Thinking back on that Sunday, it seemed like a very nice day, and yet, he had not noticed it at the time, because there was nothing wonderful about going to see a bad film, nor about sitting in a café, ordering ice-creams and waiting for the evening to come. He felt an agonizing nostalgia for that day now, and yet, they had been bored sitting in that café, thinking they would spend thousands more days like that one, just as they had done in the past, because there was nothing so easy and mindless sitting in a café for a few hours.

Carmine’s reverie echoes Ginzburg’s own reflection in “Winter in the Abruzzi,” an essay she wrote about her years of confinement with Leone and the children, which she came to consider “the best time of my life,” despite everything. Or because of it: “Only now that it has gone from me forever—only now do I realize it.” This is, she says, an “ancient and immutable” law, that “the instant [our dreams] are shattered we are sick with longing for the days when they flamed within us. Our fate spends itself in this succession of hope and nostalgia.”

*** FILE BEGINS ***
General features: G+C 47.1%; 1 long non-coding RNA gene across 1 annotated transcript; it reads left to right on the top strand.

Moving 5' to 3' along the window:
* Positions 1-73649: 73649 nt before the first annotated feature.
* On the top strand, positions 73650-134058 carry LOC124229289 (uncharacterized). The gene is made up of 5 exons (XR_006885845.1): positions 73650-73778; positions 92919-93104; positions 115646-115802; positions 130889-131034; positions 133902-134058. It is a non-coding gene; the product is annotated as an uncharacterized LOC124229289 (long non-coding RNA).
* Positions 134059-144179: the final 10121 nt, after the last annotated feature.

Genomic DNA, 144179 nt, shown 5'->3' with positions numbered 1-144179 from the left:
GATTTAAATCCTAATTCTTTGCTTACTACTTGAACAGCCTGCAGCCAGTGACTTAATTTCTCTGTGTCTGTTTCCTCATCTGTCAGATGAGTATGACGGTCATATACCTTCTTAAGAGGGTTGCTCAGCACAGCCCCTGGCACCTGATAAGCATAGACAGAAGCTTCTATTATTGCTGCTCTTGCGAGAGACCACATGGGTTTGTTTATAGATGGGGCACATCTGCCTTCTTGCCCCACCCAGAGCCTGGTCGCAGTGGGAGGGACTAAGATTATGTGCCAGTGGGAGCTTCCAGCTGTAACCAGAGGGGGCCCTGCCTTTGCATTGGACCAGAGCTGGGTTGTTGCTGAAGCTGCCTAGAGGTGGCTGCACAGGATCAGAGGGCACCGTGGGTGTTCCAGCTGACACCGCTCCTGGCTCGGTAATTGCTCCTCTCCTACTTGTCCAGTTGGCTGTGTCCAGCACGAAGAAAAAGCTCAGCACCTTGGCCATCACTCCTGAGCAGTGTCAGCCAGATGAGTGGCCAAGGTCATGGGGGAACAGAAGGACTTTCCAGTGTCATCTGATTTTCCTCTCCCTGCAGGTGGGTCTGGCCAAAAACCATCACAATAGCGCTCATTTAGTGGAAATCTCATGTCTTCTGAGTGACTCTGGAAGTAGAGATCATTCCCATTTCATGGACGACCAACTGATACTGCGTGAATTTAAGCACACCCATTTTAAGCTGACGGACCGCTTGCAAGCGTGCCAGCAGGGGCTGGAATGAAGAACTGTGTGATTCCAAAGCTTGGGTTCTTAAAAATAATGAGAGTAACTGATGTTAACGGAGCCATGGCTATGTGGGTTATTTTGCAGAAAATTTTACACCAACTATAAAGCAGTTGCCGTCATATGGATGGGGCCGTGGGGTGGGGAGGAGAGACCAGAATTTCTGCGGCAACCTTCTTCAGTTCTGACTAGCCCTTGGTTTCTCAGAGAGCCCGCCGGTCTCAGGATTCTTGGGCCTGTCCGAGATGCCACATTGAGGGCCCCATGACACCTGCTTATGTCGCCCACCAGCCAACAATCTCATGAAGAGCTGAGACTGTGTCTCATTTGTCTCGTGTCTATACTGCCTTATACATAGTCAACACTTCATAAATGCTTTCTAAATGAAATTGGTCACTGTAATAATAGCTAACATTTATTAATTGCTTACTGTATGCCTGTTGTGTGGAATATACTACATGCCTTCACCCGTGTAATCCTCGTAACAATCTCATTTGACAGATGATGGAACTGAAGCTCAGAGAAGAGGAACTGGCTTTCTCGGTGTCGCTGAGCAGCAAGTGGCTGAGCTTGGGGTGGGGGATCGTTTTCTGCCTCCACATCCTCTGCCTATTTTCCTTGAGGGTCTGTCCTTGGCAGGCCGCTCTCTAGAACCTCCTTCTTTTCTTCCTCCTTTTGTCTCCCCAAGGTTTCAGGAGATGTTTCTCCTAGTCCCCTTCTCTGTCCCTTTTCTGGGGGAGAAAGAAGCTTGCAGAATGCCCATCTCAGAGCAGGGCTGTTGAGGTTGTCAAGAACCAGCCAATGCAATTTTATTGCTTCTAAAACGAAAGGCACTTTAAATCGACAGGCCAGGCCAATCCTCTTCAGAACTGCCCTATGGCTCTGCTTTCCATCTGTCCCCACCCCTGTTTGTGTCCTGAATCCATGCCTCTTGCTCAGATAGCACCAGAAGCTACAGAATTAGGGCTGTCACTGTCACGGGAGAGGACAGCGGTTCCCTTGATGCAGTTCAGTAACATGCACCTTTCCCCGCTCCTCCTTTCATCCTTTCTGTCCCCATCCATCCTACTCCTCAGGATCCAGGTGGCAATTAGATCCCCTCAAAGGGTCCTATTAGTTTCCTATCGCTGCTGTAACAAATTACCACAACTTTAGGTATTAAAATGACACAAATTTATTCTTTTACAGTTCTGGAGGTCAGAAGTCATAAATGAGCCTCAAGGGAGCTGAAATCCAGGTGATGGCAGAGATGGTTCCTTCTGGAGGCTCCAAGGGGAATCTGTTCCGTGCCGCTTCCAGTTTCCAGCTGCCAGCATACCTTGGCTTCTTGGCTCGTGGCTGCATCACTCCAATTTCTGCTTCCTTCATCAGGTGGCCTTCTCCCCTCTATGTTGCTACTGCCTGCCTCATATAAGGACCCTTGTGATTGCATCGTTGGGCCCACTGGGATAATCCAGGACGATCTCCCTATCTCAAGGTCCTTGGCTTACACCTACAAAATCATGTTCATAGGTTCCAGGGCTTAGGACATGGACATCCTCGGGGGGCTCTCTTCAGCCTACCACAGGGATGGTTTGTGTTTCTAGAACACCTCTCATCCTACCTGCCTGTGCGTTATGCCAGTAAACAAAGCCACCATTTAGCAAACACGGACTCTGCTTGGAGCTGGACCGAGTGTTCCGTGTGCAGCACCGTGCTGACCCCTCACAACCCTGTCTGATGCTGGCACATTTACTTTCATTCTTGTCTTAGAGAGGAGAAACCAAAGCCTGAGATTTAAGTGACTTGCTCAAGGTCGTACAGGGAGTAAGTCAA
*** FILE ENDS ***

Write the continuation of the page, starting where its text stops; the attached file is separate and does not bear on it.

But there’s space for something else, outside the cycle of illusion and disabuse, a kind of grace shot through with calamity. In her conversation with Fallaci, the journalist noted that some of Ginzburg’s friends had suggested that the writer might be secretly happy—that joy had the power to overcome pain. (As her son Carlo once observed, of the mother rather than the writer, “She was great fun.”) Ginzburg pushed back. “No,” she said. “I believe that happiness is achieved through pain . . . that pain and happiness are intertwined.” Fallaci completed the thought. “Then she’s serene. Not happy: serene.” Serenity, then.

Negar Azimi is editor in chief of Bidoun.